Leeds is one of Yorkshire’s largest cities and is set to be a city which will benefit the most from the arrival of HS2, significantly improving transport links to other cities in the UK. Journey times to Leeds will be drastically improved – London in 81 minutes, Birmingham in 49 minutes, and Sheffield in 27 minutes. Since the announcement that HS2 is coming to Leeds over GBP500 million of investment has been attracted to Leeds. It has also been predicted by the Leeds City Region that their HS2 Growth Strategy will create circa. 40,000 additional jobs – a GBP 54 billion boost to the local economy by 2050. The South Bank Leeds regeneration scheme is set to the double the size of Leeds City Centre and the proposals include a new city park, transformation of the current waterfront shops and bars. This new scheme is also set to create over 35,000 new jobs, over 8,000 new home and educational facilities for over 10,000 students.
Leeds is already a huge contributor to the UK’s economy, coming in second to London, with 120,000 businesses in the local area generating a total GVA in excess of £60 billion. The population of Leeds is currently around 795,000 and is expected to increase by 39,000 by 2029. The city’s popular universities will likely become an even more attractive place to live, study, work and commute to and from when HS2 is fully operational. The prospect of HS2 is already having an impact on house prices in the area. According Land Registry, both house price and rental growth in the city are both expected to increase by 16% by 2023. Houses price in the city have already increased by 35.6% in the ten years to July 2019.
When HS2 was initially proposed and one of the arguments for this scheme was to bridge the gap that sits between South England and Northern England, to bring jobs, homes, investments and economic growth to cities other than London. HS2 will be integral to local plans put forward by Manchester City Council and Trafford Council to drive growth. In particular, the redevelopment of Manchester Piccadilly station is expected to create 40,000 new jobs and 13,000 new homes – this has been recognised as one of the biggest development opportunities in the UK.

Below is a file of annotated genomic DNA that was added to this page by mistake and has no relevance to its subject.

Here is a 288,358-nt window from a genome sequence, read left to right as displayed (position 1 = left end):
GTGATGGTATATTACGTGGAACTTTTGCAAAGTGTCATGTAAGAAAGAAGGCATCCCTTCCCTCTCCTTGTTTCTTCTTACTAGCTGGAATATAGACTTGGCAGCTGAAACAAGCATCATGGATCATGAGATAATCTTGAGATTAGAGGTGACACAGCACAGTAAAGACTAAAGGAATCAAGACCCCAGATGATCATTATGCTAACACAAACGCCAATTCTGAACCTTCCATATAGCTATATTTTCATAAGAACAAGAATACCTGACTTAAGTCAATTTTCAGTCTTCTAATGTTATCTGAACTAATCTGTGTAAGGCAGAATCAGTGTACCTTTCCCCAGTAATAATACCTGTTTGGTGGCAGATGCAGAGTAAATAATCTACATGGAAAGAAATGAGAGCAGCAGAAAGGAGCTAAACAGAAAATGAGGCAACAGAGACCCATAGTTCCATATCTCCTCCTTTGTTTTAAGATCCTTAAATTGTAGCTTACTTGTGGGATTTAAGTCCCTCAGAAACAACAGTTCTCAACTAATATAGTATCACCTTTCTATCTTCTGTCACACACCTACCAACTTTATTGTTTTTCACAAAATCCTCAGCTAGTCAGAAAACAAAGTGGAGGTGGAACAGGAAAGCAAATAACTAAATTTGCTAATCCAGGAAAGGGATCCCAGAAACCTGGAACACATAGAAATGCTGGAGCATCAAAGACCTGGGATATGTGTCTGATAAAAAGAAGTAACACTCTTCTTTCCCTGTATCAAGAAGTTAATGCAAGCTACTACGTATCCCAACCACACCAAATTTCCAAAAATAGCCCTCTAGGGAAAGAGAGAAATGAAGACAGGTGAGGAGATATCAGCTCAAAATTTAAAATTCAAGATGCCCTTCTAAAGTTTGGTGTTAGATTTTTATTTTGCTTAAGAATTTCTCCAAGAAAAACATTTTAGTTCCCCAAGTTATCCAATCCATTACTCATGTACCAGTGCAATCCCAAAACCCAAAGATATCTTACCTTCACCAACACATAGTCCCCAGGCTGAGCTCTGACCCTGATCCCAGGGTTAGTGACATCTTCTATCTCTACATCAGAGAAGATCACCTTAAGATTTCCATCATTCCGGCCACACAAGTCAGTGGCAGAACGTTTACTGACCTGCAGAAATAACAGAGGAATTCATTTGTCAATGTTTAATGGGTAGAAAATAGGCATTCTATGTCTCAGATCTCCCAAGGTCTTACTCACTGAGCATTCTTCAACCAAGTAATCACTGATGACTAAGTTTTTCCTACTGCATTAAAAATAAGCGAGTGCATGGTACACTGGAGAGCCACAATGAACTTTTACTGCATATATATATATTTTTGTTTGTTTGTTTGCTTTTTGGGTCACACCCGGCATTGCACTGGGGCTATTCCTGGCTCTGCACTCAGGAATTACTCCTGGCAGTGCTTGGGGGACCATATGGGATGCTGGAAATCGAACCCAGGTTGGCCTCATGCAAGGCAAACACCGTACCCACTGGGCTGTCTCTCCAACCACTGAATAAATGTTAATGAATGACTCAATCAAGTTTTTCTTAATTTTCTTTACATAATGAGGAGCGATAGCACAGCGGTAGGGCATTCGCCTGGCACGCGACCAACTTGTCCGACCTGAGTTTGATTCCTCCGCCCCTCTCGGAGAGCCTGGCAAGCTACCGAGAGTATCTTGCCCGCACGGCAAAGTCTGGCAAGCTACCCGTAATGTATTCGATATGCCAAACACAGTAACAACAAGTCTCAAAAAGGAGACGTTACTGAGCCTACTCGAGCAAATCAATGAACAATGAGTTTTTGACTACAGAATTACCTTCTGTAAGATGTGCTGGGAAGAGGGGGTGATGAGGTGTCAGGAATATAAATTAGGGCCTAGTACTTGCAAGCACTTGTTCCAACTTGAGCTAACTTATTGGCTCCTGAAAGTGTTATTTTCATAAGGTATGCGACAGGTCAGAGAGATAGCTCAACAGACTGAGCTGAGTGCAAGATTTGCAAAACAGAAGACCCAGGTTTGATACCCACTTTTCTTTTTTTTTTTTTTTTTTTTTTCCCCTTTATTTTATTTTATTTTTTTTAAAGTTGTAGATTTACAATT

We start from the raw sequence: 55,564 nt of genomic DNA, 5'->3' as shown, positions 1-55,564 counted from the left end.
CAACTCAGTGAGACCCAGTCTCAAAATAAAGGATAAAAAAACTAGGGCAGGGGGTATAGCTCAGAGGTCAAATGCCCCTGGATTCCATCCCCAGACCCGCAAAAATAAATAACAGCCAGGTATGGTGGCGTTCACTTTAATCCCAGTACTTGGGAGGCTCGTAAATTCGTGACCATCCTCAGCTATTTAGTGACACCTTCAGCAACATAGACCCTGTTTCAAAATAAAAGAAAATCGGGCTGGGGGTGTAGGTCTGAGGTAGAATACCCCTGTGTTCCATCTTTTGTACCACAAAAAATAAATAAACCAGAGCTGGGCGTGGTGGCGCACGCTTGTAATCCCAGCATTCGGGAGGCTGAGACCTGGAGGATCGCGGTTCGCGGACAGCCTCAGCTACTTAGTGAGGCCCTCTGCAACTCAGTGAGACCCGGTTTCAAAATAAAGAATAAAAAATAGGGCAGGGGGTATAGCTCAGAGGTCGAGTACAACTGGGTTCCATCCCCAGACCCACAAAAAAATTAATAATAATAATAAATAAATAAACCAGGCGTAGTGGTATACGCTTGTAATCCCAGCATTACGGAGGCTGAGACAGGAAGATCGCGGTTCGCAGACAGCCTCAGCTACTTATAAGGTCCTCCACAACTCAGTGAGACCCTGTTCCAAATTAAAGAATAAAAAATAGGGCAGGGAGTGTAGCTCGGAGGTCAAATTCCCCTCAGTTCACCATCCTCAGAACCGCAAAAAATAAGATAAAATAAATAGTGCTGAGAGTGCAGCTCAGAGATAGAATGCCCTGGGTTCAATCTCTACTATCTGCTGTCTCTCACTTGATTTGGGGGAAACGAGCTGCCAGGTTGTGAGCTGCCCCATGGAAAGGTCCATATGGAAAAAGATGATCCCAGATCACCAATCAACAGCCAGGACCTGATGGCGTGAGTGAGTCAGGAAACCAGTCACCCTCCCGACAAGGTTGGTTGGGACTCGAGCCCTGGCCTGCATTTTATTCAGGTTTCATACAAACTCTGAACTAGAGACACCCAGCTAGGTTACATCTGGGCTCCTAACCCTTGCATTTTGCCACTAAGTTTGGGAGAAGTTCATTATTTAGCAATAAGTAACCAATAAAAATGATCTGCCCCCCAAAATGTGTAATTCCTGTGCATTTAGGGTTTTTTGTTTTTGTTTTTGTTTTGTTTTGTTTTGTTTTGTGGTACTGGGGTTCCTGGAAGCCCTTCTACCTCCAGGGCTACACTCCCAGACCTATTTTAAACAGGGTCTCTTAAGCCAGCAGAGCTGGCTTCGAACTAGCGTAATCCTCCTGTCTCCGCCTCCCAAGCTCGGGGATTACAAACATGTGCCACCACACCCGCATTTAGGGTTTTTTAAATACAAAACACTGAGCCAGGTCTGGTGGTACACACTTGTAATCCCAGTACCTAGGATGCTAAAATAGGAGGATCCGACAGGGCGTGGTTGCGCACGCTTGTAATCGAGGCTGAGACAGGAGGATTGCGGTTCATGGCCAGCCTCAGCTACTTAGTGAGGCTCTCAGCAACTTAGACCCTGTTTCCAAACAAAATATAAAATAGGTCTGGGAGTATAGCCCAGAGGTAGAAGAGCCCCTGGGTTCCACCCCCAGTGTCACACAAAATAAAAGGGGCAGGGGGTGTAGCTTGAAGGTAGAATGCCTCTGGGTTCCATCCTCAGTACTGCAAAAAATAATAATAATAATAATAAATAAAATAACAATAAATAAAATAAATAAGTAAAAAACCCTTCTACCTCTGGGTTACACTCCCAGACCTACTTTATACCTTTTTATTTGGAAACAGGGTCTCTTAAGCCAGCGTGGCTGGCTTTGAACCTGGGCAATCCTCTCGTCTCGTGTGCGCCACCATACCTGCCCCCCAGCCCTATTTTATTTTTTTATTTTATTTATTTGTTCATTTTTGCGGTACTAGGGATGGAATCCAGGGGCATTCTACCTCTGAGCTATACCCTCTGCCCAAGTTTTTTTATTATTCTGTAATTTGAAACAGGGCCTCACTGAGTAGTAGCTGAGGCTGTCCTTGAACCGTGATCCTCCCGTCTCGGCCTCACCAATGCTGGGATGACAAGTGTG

In recent years, Manchester has undergone some significant regeneration work and has become a bustling and thriving cosmopolitan city. According to the latest research from Zoopla, house prices have increased by 4.5% year-on-year for December 2019, which was the fourth highest of year behind, Nottingham, Edinburgh and Glasgow. Manchester is set to form a huge part in the HS2 route connecting London and the northern regions on a larger scale than previously seen.
If you would like to find out more about investing in one of these property hotspots, contact the team today on +44 (0)20 3551 9899.
 HS2 Our Story and Key Facts,  HS2 Realising the Potential,  Birmingham Curzon Investment Plan,  https://res.cloudinary.com/jll-global-olm-np/image/upload/v1569515140/resi/gb/cms/Research/PDFs/JLL%20UK%20Residential%20Forecasts%20-%20your%20complete%20view%20for%202018%20and%20beyond/JLL-Residential-Forecasts-West_Midlands-2019_1.pdf,  https://advantage.zpg.co.uk/wp-content/uploads/2020/01/Zoopla-UK-Cities-House-Price-Index-Report-December-2019-1.pdf,  https://www.hs2.org.uk/stations/leeds-station/,  https://www.hs2.org.uk/stations/manchester-piccadilly/